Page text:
Each of the RMCs extends from a proximal edge 180 to a distal edge 182. As is discussed further below, a thickened (protuberant) portion 184 near the proximal edge 180 is received in a complementary blind channel or slot (compartment) 186 of the associated leg of the ceramic core. Each exemplary slot 186 extends spanwise from a first end 190 (FIG. 4) to a second end 192. The exemplary first end 190 is an inboard/ID end and the exemplary second end 192 is an outboard/OD end. The exemplary slots 186 further include a base 194 and a pair of lateral faces or sidewalls 196 and 198 extending outward from the base 194 to a slot opening along a main surface portion 200 of the feedcore. Exemplary slots 186 are elongate, having a distance between ends 190 and 192 substantially greater than a width between faces 196 and 198 (e.g., at least five times greater, more particularly, at least ten times or 10-50 times).
 The exemplary RMCs each have an inboard/ID end 220 (FIG. 4) and an outboard/OD end 222. The exemplary RMCs further include a first face 224 and a second face 226. The exemplary faces 224 and 226, along a majority portion of a streamwise length between the edges 180 and 182 respectively face away from the feedcore and face toward the feedcore.
 The RMC thickened portion 184 is formed as an elongate protuberance or plug. Whereas the main portion of the RMC may have a characteristic thickness T (FIG. 6), a corresponding peak thickness TP (FIG. 6) of the plug may be substantially greater. For example, a peak value of TP may be at least four times what the characteristic thickness T is (e.g., measured as a mean, median, or modal value along the portion of the RMC that forms the outlet passageway). More narrowly, exemplary peak TP may be at least five times T (e.g., 5-20 or 6-12 times). Exemplary T is 0.005-0.05 inch (0.13-1.3 mm), more narrowly, 0.25-0.64 mm. Exemplary TP is 1.0-5.0 mm at the thickest portion of the plug, more particularly, 1.5-3.0 mm or about 1.8 mm. Exemplary TP is 0.75-4.0 mm at the narrowest portion of the plug (e.g., the end 180), more particularly, 1.0-2.0 mm. Exemplary TP at the narrowest portion of the plug may be slightly greater than the RMC thickness (e.g., 0-0.5 mm greater or, more narrowly 0.05-0.1 mm). Exemplary width W of the RMC and plug is at least twice the exemplary peak T2, at least five times or 5-30 times. In various examples, such width W may be at least 20 mm, more narrowly, 20-200 mm. Exemplary slot height/depth H1 is at least 50% of said maximum TP, more particularly, at least 100% or at least 150%, more narrowly, 150% to 500% or 200%-500%. Exemplary slot height/depth H1 is 1.3-10 mm, more narrowly, 1.3-3.0 mm. Plug height H2 may be an exemplary 80-120% of H1, more narrowly, 90-110%.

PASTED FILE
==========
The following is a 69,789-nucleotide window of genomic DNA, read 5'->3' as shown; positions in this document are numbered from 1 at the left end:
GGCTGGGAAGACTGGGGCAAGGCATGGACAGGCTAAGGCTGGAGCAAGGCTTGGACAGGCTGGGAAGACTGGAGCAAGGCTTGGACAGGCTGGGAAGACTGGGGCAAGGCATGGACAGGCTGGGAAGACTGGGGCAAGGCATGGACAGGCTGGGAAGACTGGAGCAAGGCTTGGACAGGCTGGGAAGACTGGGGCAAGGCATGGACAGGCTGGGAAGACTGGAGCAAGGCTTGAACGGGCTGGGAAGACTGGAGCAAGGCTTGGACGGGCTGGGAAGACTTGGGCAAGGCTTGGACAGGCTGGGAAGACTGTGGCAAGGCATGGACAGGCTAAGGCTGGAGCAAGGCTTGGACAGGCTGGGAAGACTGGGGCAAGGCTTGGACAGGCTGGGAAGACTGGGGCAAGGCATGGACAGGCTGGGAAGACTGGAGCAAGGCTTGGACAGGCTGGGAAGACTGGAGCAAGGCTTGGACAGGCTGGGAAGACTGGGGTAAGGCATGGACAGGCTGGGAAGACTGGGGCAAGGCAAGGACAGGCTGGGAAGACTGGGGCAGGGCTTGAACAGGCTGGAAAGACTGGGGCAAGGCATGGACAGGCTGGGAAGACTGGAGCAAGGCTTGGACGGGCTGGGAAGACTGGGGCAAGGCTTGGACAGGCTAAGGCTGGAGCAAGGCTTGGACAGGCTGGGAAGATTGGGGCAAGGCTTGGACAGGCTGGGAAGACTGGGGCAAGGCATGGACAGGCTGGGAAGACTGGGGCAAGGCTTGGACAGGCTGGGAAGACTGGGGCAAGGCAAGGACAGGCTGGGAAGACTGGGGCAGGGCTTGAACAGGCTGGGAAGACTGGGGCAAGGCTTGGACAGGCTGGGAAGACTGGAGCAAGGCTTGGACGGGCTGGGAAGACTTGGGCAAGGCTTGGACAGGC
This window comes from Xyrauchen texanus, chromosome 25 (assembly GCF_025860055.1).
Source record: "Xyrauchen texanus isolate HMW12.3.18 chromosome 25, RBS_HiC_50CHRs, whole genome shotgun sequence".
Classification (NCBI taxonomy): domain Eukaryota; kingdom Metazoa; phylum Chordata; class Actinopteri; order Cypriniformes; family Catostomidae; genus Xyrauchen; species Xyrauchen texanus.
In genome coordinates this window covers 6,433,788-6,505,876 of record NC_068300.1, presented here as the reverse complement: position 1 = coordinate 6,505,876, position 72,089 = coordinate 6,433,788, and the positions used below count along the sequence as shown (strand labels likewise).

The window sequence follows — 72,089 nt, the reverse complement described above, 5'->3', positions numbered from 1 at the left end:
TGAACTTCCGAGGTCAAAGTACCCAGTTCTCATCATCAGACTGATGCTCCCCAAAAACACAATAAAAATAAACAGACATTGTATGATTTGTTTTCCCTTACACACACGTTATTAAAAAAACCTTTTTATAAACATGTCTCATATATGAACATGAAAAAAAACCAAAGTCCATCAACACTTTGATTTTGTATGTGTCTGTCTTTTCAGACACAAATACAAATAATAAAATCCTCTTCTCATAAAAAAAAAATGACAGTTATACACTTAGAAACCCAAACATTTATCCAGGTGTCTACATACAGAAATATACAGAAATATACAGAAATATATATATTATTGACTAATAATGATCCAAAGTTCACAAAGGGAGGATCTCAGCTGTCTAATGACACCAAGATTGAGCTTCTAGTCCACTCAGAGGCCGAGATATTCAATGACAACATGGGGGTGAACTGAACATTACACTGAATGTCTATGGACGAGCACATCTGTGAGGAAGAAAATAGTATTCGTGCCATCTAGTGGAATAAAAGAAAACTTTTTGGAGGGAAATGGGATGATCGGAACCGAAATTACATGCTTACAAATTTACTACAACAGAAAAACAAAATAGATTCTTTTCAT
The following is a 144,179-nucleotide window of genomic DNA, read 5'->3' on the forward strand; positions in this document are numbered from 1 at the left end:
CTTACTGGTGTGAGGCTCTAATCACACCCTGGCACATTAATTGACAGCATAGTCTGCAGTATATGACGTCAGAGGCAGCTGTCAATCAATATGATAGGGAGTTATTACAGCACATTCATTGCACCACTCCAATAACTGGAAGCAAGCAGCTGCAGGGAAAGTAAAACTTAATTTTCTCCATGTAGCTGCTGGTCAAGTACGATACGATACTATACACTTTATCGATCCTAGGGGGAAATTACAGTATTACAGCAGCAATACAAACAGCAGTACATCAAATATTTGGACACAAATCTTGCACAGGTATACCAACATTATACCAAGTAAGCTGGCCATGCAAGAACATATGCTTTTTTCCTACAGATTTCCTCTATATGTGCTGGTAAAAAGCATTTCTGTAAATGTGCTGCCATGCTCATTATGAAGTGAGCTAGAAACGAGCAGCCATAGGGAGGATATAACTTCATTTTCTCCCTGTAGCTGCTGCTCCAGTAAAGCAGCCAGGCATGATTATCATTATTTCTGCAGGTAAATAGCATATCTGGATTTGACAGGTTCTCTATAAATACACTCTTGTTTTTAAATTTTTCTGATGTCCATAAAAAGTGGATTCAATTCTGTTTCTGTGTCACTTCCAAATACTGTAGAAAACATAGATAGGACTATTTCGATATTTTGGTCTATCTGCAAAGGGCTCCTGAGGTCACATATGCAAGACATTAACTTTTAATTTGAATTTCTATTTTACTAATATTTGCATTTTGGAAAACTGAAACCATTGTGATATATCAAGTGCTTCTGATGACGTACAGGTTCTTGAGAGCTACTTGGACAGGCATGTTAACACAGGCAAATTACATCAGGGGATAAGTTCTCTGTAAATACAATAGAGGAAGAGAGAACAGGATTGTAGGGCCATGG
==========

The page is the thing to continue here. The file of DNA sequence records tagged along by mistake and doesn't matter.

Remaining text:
Dimensions of the RMC main portion transverse thereto (e.g., between the ends 220 and 222 and from passageway inlet to outlet) are much greater (e.g., in excess of ten times greater, more particularly in excess of twenty times).
 FIG. 6 shows the exemplary plug 184 having faces 242 and 244 generally aligned with and closely facing or contacting the slot faces 196 and 198. These faces and the slot faces may be provided with a moderate taper toward the end face/facet 180 (which is in similarly close facing or contacting relation to the slot base 194). Exemplary characteristic gaps (if any) are less than 0.1 mm (e.g., mean, median, or modal). However, slight irregularities may cause similarly sized local gaps to arise even if there is no average gap. An exemplary taper angle θ is less than 40° or less than 20° (e.g., 1-15° or 2-10° or about) 6°. The exemplary plug has respective inboard and outboard ends 246 and 248 which may be essentially coplanar with the ends 220 and 222 along the main portion of the RMC. These may be closely facing or contacting the slot ends 190 and 192, respectively. Thus, an exemplary plug length between these ends 246 and 248 may be much greater than T (e.g., in excess of ten times greater, or particularly in excess of twenty times greater) and in excess of five times greater than TP, or particularly in excess of ten times.